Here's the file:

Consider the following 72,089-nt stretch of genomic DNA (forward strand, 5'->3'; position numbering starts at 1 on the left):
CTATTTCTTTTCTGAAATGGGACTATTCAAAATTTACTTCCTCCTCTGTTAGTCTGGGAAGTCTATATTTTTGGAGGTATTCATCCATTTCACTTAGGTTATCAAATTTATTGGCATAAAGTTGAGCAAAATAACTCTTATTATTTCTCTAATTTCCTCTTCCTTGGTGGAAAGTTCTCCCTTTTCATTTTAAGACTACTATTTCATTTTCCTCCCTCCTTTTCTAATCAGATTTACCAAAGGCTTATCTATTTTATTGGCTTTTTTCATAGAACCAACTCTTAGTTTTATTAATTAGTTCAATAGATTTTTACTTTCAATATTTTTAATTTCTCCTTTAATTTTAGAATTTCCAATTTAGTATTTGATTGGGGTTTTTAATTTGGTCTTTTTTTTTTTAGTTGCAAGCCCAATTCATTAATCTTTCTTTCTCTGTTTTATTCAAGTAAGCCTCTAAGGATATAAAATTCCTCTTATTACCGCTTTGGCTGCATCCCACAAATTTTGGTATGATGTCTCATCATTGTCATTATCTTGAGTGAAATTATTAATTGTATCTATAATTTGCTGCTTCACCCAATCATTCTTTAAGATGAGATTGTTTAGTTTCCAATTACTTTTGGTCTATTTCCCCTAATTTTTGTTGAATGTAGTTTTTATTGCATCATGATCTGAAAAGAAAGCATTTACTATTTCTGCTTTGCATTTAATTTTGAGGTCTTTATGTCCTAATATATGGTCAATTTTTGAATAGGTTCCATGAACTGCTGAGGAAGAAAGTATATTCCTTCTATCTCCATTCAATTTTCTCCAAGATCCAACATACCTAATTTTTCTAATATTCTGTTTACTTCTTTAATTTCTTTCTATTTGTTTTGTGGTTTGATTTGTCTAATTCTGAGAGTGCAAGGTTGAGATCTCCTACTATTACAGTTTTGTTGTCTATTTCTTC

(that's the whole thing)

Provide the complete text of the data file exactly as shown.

Consider the following 72,089-nt stretch of genomic DNA (forward strand, 5'->3'; position numbering starts at 1 on the left):
CTATTTCTTTTCTGAAATGGGACTATTCAAAATTTACTTCCTCCTCTGTTAGTCTGGGAAGTCTATATTTTTGGAGGTATTCATCCATTTCACTTAGGTTATCAAATTTATTGGCATAAAGTTGAGCAAAATAACTCTTATTATTTCTCTAATTTCCTCTTCCTTGGTGGAAAGTTCTCCCTTTTCATTTTAAGACTACTATTTCATTTTCCTCCCTCCTTTTCTAATCAGATTTACCAAAGGCTTATCTATTTTATTGGCTTTTTTCATAGAACCAACTCTTAGTTTTATTAATTAGTTCAATAGATTTTTACTTTCAATATTTTTAATTTCTCCTTTAATTTTAGAATTTCCAATTTAGTATTTGATTGGGGTTTTTAATTTGGTCTTTTTTTTTTTAGTTGCAAGCCCAATTCATTAATCTTTCTTTCTCTGTTTTATTCAAGTAAGCCTCTAAGGATATAAAATTCCTCTTATTACCGCTTTGGCTGCATCCCACAAATTTTGGTATGATGTCTCATCATTGTCATTATCTTGAGTGAAATTATTAATTGTATCTATAATTTGCTGCTTCACCCAATCATTCTTTAAGATGAGATTGTTTAGTTTCCAATTACTTTTGGTCTATTTCCCCTAATTTTTGTTGAATGTAGTTTTTATTGCATCATGATCTGAAAAGAAAGCATTTACTATTTCTGCTTTGCATTTAATTTTGAGGTCTTTATGTCCTAATATATGGTCAATTTTTGAATAGGTTCCATGAACTGCTGAGGAAGAAAGTATATTCCTTCTATCTCCATTCAATTTTCTCCAAGATCCAACATACCTAATTTTTCTAATATTCTGTTTACTTCTTTAATTTCTTTCTATTTGTTTTGTGGTTTGATTTGTCTAATTCTGAGAGTGCAAGGTTGAGATCTCCTACTATTACAGTTTTGTTGTCTATTTCTTC